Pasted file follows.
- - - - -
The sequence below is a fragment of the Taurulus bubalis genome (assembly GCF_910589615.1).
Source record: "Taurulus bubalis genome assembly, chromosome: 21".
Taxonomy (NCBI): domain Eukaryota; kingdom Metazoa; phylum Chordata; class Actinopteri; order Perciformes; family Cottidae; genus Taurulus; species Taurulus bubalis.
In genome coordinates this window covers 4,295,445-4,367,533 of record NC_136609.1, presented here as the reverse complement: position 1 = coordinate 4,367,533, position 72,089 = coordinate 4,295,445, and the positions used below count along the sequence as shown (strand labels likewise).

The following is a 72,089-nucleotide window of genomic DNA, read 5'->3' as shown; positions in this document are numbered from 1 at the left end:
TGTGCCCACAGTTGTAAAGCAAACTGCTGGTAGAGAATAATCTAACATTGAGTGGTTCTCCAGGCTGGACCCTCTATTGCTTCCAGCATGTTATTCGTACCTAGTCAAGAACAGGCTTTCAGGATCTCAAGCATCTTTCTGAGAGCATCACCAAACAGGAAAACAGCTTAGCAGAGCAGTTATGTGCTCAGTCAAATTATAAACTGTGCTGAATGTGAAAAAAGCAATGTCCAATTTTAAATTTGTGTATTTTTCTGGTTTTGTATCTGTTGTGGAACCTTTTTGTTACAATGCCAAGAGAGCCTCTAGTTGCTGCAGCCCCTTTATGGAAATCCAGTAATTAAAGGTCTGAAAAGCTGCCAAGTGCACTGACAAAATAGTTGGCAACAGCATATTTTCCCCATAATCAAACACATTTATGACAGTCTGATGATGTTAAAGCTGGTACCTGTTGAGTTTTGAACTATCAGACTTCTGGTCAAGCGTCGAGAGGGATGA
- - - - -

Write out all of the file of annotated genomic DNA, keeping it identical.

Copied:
The sequence below is a fragment of the Taurulus bubalis genome (assembly GCF_910589615.1).
Source record: "Taurulus bubalis genome assembly, chromosome: 21".
Taxonomy (NCBI): domain Eukaryota; kingdom Metazoa; phylum Chordata; class Actinopteri; order Perciformes; family Cottidae; genus Taurulus; species Taurulus bubalis.
In genome coordinates this window covers 4,295,445-4,367,533 of record NC_136609.1, presented here as the reverse complement: position 1 = coordinate 4,367,533, position 72,089 = coordinate 4,295,445, and the positions used below count along the sequence as shown (strand labels likewise).

The following is a 72,089-nucleotide window of genomic DNA, read 5'->3' as shown; positions in this document are numbered from 1 at the left end:
TGTGCCCACAGTTGTAAAGCAAACTGCTGGTAGAGAATAATCTAACATTGAGTGGTTCTCCAGGCTGGACCCTCTATTGCTTCCAGCATGTTATTCGTACCTAGTCAAGAACAGGCTTTCAGGATCTCAAGCATCTTTCTGAGAGCATCACCAAACAGGAAAACAGCTTAGCAGAGCAGTTATGTGCTCAGTCAAATTATAAACTGTGCTGAATGTGAAAAAAGCAATGTCCAATTTTAAATTTGTGTATTTTTCTGGTTTTGTATCTGTTGTGGAACCTTTTTGTTACAATGCCAAGAGAGCCTCTAGTTGCTGCAGCCCCTTTATGGAAATCCAGTAATTAAAGGTCTGAAAAGCTGCCAAGTGCACTGACAAAATAGTTGGCAACAGCATATTTTCCCCATAATCAAACACATTTATGACAGTCTGATGATGTTAAAGCTGGTACCTGTTGAGTTTTGAACTATCAGACTTCTGGTCAAGCGTCGAGAGGGATGA